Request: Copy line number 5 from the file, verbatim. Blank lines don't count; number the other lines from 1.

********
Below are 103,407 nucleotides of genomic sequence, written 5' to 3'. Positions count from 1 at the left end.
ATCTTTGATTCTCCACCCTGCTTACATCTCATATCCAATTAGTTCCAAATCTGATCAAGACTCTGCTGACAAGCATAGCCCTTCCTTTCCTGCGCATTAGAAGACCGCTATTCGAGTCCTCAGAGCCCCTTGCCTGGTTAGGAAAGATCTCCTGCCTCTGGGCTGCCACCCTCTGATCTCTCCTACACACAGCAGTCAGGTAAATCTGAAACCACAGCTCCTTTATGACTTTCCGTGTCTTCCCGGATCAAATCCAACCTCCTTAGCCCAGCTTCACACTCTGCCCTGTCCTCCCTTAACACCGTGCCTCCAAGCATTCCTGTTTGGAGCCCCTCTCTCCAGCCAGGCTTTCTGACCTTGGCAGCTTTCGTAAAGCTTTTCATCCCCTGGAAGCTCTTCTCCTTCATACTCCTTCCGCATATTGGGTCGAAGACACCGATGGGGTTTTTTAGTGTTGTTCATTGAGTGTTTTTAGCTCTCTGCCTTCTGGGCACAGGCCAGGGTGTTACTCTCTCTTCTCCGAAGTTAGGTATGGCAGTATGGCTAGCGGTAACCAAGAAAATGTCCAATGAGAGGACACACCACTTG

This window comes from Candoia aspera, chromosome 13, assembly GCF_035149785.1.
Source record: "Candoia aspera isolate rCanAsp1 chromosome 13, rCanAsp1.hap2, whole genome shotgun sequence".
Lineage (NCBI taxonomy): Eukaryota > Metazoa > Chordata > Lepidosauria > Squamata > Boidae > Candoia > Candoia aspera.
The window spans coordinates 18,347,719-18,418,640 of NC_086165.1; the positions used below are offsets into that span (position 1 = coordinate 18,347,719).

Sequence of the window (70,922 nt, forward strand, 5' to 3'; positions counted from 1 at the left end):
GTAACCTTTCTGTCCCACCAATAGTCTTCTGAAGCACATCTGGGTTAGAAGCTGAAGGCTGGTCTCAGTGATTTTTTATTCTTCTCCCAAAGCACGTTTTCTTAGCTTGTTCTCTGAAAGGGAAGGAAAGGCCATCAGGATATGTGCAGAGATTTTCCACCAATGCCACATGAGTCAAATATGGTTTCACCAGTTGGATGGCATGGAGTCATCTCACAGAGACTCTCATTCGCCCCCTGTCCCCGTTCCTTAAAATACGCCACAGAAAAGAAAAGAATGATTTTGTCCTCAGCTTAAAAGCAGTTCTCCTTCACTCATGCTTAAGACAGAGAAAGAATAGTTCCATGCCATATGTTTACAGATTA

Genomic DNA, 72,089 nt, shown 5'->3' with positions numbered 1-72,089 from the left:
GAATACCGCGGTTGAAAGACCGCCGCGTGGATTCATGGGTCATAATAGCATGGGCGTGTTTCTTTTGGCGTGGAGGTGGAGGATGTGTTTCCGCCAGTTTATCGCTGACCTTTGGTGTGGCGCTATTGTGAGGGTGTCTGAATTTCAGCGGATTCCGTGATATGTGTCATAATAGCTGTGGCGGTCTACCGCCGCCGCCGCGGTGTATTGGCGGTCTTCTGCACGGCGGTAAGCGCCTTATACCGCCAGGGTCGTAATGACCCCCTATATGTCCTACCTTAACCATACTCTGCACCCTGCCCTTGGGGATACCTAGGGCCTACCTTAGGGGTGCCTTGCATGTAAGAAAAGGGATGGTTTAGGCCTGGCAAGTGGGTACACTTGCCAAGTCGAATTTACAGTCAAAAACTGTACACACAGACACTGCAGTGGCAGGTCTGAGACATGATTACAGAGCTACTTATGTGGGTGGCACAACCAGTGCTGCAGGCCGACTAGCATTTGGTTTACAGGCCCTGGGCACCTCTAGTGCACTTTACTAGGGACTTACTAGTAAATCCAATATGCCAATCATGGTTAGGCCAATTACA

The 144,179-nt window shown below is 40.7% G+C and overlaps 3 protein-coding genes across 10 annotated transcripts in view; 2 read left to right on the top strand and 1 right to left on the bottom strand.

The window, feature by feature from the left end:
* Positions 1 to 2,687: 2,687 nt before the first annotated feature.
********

Lineage (NCBI taxonomy): Eukaryota > Metazoa > Chordata > Lepidosauria > Squamata > Boidae > Candoia > Candoia aspera.